What Is Not Harassment in the Workplace?
Certain employment myths feed the idea that employees have more rights than they actually do, meaning that employees often accuse managers of harassment. After all, no one likes to be called out for poor work performance or be reminded of the workplace rules. But, these actions are not illegal.
Workplace harassment is unlawful when the offensive actions or comments continue long term or create an environment that a reasonable person would evaluate as hostile or abusive.
When actions do not meet the above definition, it is not harassment. At work, employees must remember that they are under certain expectations and obligations to their employer. To help you recognize what is not harassment, keep reading for 9 examples of employment situations that are not harassment.
9 Examples in the Workplace that are NOT Harassment
1. The one-off inappropriate joke or remark
One sexual joke or lewd remark once ever is not illegal. It’s also not illegal to compliment other coworkers on their clothing or for a boss to request that an employee dress more professionally. Of course, if that one comment is the starting point for further sexual comments or actions due to that employee’s legally protected class, this could become a hostile work environment.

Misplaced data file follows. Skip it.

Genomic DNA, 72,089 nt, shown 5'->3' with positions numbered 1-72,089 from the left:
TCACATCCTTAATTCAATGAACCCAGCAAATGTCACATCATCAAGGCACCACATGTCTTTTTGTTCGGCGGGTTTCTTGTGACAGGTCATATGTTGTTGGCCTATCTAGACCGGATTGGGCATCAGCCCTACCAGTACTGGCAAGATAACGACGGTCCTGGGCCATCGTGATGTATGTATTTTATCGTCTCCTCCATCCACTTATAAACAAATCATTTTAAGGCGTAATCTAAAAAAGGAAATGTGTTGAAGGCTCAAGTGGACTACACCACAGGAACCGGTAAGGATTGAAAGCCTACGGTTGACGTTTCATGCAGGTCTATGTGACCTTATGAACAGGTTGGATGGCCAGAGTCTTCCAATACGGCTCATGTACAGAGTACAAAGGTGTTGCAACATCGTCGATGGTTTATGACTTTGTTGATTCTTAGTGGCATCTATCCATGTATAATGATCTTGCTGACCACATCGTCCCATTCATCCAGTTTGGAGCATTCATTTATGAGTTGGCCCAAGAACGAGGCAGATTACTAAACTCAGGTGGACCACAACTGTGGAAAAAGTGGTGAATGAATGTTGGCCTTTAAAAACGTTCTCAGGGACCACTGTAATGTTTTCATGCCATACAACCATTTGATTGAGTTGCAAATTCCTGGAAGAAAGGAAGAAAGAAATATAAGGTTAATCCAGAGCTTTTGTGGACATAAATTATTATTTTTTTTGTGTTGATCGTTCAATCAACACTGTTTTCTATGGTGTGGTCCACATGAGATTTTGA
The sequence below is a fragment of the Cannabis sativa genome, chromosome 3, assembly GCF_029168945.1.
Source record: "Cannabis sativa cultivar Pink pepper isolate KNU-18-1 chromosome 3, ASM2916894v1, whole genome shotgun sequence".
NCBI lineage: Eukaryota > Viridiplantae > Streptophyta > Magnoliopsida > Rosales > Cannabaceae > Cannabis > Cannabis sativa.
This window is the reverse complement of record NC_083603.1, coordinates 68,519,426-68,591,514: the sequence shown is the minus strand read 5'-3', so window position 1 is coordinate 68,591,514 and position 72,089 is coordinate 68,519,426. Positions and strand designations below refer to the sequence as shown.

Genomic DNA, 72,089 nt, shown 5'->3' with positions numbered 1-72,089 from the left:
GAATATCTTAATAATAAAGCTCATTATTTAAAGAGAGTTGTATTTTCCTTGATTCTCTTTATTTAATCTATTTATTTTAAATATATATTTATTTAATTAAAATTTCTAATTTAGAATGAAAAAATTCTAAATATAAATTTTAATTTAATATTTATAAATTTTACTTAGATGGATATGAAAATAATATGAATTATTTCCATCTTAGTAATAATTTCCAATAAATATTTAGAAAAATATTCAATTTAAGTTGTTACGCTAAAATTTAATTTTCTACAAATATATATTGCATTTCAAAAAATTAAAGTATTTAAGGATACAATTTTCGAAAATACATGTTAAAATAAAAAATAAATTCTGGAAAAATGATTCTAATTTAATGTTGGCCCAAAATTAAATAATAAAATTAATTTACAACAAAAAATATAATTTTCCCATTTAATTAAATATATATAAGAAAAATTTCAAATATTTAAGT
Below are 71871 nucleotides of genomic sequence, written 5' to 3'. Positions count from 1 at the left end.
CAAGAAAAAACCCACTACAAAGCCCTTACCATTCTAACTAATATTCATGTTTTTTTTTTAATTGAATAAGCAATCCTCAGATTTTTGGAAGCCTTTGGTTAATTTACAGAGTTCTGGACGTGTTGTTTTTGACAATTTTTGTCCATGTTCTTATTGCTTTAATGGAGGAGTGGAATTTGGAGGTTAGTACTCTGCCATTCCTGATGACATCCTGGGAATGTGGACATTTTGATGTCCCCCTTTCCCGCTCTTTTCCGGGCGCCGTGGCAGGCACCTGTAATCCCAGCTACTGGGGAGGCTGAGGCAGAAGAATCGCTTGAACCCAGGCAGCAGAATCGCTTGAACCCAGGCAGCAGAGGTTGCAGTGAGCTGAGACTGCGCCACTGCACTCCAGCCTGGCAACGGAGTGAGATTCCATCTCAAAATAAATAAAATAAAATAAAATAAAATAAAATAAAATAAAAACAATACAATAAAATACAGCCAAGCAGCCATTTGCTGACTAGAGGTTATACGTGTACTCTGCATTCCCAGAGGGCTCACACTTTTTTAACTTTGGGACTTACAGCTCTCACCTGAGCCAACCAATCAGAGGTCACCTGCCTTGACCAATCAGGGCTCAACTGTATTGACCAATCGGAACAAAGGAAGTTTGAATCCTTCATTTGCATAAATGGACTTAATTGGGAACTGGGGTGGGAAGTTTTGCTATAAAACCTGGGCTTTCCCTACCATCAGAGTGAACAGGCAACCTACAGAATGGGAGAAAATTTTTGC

Not Harassment: On her way to the break room, Ann stopped to chat with Doug, who was walking the opposite direction. He smiled at her and said, “You look nice today.” Then, he headed to his office.
2. Consensual behavior
Most workplaces have policies in place prohibiting dating between coworkers. However, if two coworkers agree to have a relationship, a lovers’ quarrel would be viewed as consensual. And if a coworker asks someone on a date once, that is not harassment. However, when one party communicates that they are not interested, repeated asks for dates would be viewed as harassment.